Paint Strokes May Help ID Neurodegenerative Disorders in Artists

A new study shows that it may be possible to detect neurodegenerative disorders in artists before they are diagnosed.

Dr. Alex Forsythe from the University of Liverpool’s School of Psychology and her team, working with Dr. Tamsin Williams of Maynooth University in Ireland, examined 2,092 paintings from the careers of seven famous artists who experienced both normal aging and neurodegenerative disorders.

Of the seven, two suffered from Parkinson’s disease (Salvador Dali and Norval Morrisseau), two suffered from Alzheimer’s disease (James Brooks and Willem De Kooning), and three had no recorded neurodegenerative disorders (Marc Chagall, Pablo Picasso and Claude Monet).

The brushstrokes of each of the paintings were analyzed using a method of applying non-traditional mathematics to patterns known as “fractal” analyses to identify complex geometric patterns, according to the researchers.

Fractals are mathematical characterizations of self-repeating patterns often described as the fingerprints of nature. They can be found in natural phenomena such as clouds, snowflakes, trees, rivers, and mountains. This method has also been used to determine the authenticity of major works of art, the researchers note.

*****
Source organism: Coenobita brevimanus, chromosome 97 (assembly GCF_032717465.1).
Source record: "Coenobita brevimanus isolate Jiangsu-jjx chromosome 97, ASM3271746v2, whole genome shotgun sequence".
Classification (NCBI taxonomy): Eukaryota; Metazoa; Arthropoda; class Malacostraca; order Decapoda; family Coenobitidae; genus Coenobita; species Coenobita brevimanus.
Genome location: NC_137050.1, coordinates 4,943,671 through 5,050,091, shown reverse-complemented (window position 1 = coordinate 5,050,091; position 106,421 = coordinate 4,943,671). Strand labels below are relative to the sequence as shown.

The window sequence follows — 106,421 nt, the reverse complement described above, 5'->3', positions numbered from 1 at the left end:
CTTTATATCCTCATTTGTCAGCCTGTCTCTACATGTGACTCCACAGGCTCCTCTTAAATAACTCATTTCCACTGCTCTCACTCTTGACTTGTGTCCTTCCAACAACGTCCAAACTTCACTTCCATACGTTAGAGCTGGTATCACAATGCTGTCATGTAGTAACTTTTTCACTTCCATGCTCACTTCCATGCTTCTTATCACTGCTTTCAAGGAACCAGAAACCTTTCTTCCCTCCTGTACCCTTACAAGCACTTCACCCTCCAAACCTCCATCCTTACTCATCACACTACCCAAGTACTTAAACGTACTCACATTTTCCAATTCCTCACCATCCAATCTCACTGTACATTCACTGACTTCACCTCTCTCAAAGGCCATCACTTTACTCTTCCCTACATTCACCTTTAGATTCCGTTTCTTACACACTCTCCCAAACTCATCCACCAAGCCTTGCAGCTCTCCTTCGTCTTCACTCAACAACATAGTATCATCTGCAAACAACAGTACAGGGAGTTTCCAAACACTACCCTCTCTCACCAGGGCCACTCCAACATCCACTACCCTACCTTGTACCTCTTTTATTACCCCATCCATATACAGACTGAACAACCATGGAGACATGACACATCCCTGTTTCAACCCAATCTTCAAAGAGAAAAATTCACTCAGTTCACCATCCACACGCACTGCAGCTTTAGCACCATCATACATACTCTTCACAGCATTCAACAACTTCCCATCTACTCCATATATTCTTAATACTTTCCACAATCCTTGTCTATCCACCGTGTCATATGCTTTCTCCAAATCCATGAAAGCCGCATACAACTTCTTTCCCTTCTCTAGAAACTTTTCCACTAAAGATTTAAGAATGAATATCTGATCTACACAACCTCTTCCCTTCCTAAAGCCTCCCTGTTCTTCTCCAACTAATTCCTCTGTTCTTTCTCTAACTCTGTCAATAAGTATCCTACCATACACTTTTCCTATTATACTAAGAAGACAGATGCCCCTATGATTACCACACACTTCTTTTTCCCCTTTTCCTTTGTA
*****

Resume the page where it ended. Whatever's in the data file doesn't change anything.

Although painters work within a different style or genre, the fractal dimension in which they operate should remain comparable.

The results were examined to see if the variations in an artist’s unique fractals in their work over their career were due to them just increasing in age or because of ongoing cognitive deterioration.

The study showed clear patterns of change in the fractal dimension of the paintings by artists who suffered neurological deterioration from those aging normally, according to the study’s findings.

“Art has long been embraced by psychologists as an effective method of improving the quality of life for those persons living with cognitive disorders,” Forsythe said.

“We have built on this tradition by unpicking artists’ ‘handwriting’ through the analysis of their individual connection with the brush and paint. This process offers the potential for the detection of emerging neurological problems.

“We hope that our innovation may open up new research directions that will help to diagnose neurological disease in the early stages,” she concluded.

The study was published in Neuropsychology.

Source: University of Liverpool